In Advanced Driver Assistance Systems (ADAS), image segmentation for recognizing drivable areas and guiding the vehicle forward is a basic function. For the latter, unlike those traditional image segmentation methods, image semantic segmentation based on deep learning architecture can handle the irregularly shaped road areas better, guiding a vehicle to drive in a more complex environment. In our research work, we first analyze the output of state-of-the-art real-time semantic segmentation networks. The result shows that most of the misclassified pixels are located on the edge between two classes. Based on this observation, we propose a novel semantic segmentation network which contains a class-aware edge loss module and a channel-wise attention mechanism, aiming to improve the accuracy with no harm to inference speed.
Deep Learning-based Robust Real-time Road Marking Detection System
In recent years, Autonomous Driving Systems (ADS) become more and more popular and reliable. Road markings are important for drivers and advanced driver assistance systems better understanding the road environment. While the detection of road markings may suffer a lot from various illumination, weather conditions and angles of view, most traditional road marking detection methods use fixed threshold to detect road markings, which is not robust enough to handle various situations in the real world. To deal with this problem, some deep learning-based real-time detection frameworks such as Single Shot Detector (SSD) and You Only Look Once (YOLO) are suitable for this task. However, these deep learning-based methods are data-driven while there are no public road marking datasets. Besides, these detection frameworks usually struggle with distorted road markings and balancing between the precision and recall. We propose a two-stage YOLOv2-based network to tackle distorted road marking detection as well as to balance precision and recall. Our network is able to run at 58 FPS in a single GTX 1070 under diverse circumstances. In addition, we propose a dataset for the public use of road marking detection tasks. The dataset consists of 11800 high resolution images captured at distinct time under different weather conditions. The images are manually labeled into 13 classes with bounding boxes and corresponding classes. We empirically demonstrate both mAP and detection speed of our system over several baseline models.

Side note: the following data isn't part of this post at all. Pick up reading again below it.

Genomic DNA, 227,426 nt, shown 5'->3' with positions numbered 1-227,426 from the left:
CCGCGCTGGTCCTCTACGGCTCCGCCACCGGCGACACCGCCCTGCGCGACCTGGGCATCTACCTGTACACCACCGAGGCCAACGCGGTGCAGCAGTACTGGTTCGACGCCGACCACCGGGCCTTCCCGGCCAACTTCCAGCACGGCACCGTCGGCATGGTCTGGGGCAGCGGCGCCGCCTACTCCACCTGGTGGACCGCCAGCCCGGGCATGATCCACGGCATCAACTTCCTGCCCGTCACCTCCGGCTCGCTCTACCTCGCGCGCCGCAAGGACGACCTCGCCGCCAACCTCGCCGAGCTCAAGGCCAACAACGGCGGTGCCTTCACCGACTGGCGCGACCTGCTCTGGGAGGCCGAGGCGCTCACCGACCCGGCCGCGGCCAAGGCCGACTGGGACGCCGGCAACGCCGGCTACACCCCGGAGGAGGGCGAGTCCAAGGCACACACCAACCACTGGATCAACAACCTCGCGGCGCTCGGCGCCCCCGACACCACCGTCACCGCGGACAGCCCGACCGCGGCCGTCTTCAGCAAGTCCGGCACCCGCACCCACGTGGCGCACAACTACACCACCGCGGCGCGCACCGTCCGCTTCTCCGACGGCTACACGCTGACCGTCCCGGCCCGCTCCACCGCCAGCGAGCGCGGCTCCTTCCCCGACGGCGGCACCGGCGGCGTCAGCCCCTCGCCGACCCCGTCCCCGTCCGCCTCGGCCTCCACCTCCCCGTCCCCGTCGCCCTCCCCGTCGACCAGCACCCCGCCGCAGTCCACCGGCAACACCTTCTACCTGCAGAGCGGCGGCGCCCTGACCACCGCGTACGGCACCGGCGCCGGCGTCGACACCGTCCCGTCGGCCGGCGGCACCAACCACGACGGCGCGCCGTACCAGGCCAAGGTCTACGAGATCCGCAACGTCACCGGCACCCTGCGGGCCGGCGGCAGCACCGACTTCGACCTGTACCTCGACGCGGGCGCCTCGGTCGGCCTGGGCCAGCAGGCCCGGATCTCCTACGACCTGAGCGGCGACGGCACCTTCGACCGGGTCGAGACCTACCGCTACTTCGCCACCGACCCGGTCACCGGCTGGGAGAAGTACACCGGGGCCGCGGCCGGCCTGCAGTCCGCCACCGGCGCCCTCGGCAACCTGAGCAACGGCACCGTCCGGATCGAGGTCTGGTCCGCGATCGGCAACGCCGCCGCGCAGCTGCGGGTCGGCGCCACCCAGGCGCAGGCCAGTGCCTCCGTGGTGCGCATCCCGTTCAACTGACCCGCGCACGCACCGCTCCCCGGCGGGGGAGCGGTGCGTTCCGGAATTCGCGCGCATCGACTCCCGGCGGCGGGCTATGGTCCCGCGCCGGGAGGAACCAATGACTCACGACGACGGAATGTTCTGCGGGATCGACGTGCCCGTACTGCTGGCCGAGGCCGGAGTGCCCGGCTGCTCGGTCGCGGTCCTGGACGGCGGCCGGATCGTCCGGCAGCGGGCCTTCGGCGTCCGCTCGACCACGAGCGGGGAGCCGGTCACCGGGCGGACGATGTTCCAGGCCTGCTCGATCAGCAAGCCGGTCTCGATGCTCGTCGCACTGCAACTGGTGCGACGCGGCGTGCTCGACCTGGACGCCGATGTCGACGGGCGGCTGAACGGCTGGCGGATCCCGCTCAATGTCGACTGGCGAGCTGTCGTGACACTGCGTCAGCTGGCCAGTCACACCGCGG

Advanced Driver Assistance System (ADAS) is an important topic in Intelligent Transportation Systems (ITS), which applies the cameras or other sensor fusion techniques to obtain information from road scene in front of vehicle, and prevents from the dangerous situations. The systems in the topic provide a warning mechanism to protect drivers from car accidents caused by fatigue or sudden distraction. According to this reason, we have developed a series of techniques based on computer vision techniques including lane recognition and obstacle detection (such as pedestrian or vehicle detection).
This research focuses on developing a reliable and general action-recognition (AR) system, which is difficult to adapt various appearance and action styles of different users. Many future applications rely on this technique such as the real-time Human-Machine Interaction (HCI) systems due to the significance of identifying the input signal of a certain motion pattern, and are potentially used in extension techniques of AR as well as enhance the convenience of life.
This research is now focusing on hand pose estimation and human-computer interaction, and we would like to propose a method to provide a natural way to interaction with the computer and the virtual environment. The difficulty of this includes hand pose variations, self-occlusion and depth image broken. The process of our application is listed below: we will first get the depth image from the depth camera which is set on the helmet, then estimation the 3D coordinates of the hand joint by deep learning. Finally, project the joint coordinates in to the virtual environment and interact with the object.